Now that Im out of the Big Bra Club and feel great, Im on a mission to convert other women whose large breasts are a health issue. They need to know that feeling top-heavy, uncomfortable, and embarrassed isnt just a part of life that they need put up with. They need to know its not normal to have to search constantly for a bra that fits or to have backbreaking pain. And although a reduction can limit a womans ability to breast-feed, its unlikely to affect mammograms. Ultimately, these women need to know that big-breast problems can be fixed. For good.
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The term “namaste” has become so popular it immediately conjures images of zen-like yogis, but have you ever wondered what the yoga phrase actually means?
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Thursday, August 10, 2017
This article originally appeared on Time.com.
Even Hippocrates believed that the changing seasons had something to do with health—and that the key was how much available daylight there was during different times of the year.
Many centuries later, it’s clear he was onto something. As people spend more time indoors staring at computer and television screens, scientists are starting to appreciate how exposure to sunlight affects various body systems.
The most interesting support for our dependence on daylight emerged with a condition called Seasonal Affective Disorder, or SAD. The term was coined by Dr. Normal Rosenthal at Georgetown University to describe the so-called winter blues: the lethargy and feelings of sadness and hopelessness that come when the weather forces people to spend more time indoors and the season provides little opportunity for exposure to natural light. Some people have speculated that our modern lifestyle, which keeps people indoors under artificial light for so many hours, may be encouraging a form of SAD year-round.
Rosenthal found that while not everyone is as strongly affected by a lack of sunlight, for the people who are, light boxes that blast a few minutes of bright light in the frequency of natural sunlight each morning can help to elevate mood and re-energize them to face the day.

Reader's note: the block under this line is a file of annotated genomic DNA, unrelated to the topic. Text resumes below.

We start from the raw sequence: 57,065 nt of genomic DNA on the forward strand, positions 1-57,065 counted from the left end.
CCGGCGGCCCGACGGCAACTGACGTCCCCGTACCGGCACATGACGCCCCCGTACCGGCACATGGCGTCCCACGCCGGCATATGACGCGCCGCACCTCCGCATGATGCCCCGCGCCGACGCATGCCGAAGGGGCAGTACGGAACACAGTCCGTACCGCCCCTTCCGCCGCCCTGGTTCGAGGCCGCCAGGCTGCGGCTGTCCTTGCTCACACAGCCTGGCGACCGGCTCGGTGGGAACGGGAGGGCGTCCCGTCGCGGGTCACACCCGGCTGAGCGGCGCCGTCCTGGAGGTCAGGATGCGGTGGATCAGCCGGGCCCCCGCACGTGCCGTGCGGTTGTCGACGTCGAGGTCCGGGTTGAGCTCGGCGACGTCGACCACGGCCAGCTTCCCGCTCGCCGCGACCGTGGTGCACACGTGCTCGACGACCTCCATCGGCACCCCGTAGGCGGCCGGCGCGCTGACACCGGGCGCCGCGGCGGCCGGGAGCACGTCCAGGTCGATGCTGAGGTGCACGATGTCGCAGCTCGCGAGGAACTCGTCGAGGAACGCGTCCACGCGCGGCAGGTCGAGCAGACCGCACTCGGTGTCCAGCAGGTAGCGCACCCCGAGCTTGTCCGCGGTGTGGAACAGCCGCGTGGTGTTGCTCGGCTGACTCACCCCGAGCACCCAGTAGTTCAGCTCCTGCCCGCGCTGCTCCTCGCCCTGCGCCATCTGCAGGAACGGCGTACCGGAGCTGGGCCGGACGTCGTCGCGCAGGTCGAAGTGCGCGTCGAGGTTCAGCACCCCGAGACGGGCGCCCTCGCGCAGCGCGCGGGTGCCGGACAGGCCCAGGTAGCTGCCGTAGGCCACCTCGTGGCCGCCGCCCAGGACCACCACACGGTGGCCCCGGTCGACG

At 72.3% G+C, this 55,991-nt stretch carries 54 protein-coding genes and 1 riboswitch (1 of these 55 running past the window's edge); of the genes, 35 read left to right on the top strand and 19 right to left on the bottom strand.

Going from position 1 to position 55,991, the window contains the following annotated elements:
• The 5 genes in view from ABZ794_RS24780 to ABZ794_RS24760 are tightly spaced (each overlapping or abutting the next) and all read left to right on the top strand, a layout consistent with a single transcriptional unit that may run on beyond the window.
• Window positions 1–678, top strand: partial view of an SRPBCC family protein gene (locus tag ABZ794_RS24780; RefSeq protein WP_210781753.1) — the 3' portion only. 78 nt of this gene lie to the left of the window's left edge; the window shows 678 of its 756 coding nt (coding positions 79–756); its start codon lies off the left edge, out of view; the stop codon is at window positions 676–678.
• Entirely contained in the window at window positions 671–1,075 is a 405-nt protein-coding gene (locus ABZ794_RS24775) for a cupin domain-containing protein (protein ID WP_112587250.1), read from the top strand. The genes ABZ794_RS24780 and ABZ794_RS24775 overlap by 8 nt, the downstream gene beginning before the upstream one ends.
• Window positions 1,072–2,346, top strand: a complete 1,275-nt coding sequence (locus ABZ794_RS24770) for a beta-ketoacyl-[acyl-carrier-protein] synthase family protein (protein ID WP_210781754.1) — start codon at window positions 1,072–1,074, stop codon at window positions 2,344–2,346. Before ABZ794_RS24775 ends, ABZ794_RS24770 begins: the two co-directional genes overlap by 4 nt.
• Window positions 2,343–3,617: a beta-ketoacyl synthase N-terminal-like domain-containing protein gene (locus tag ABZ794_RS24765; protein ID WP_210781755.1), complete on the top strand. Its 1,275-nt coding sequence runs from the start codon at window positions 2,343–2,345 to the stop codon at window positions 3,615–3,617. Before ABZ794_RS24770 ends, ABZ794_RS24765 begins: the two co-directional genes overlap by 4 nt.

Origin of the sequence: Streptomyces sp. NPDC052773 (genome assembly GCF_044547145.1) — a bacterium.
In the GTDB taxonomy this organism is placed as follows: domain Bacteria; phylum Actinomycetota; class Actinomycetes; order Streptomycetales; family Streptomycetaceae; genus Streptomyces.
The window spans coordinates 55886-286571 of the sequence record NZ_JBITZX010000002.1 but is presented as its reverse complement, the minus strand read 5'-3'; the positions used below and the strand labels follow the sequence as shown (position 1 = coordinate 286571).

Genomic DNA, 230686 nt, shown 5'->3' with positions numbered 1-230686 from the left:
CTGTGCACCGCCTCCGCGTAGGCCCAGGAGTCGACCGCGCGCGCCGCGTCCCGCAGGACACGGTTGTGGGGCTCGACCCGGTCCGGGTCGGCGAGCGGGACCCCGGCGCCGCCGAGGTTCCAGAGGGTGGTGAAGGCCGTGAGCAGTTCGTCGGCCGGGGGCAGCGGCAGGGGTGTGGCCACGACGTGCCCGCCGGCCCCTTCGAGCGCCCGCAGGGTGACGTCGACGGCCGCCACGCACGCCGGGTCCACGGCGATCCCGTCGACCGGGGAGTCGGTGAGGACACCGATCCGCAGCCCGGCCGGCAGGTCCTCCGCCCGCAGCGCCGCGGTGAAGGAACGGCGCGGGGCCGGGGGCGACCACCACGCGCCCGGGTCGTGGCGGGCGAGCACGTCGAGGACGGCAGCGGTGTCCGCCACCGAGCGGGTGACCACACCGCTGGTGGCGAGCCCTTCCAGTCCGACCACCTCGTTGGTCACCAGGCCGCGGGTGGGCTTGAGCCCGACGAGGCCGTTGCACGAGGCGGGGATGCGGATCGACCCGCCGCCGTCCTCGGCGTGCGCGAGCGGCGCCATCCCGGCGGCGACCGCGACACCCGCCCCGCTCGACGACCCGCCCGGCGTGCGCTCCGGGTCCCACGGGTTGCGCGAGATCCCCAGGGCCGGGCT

Studies of shift workers also support the possible role that exposure to sunlight has on mood. Messing up the normal light and dark cycles by sleeping during the day and being awake at night, under artificial light, can disrupt the body’s metabolism. That can have domino effects on nearly everything: how we break down energy from food, how strong our immune systems are and the vast array of brain chemicals and other substances that contribute to mood, weight, energy and more. People who consistently work night shifts, for example, tend to be heavier than people who don’t.
There is also intriguing evidence finding that people who work at night and don’t get exposed to daylight may produce less melatonin, a hormone that is dependent on light. Normally, people produce more melatonin toward the evening, as the body gets ready for sleep. As more light creeps in during the morning, the levels of the hormone start dropping again. In winter months when the days are shorter, melatonin levels may peak earlier or later in the day, which can lead to some of the mood changes linked to SAD. Studies in shift workers found that less melatonin may also lead to lower levels of important chemicals the body uses to repair DNA. That could potentially lead to more mutated cells that can trigger cancer.
Some studies also suggest that the light cycle may regulate the production of blood stem cells from the bone marrow. More research here is needed, but that could be important for the timing of bone marrow transplants for cancer patients, and hitting the transplant at just the right time of the light cycle may improve the chances of harvesting enough cells from donors.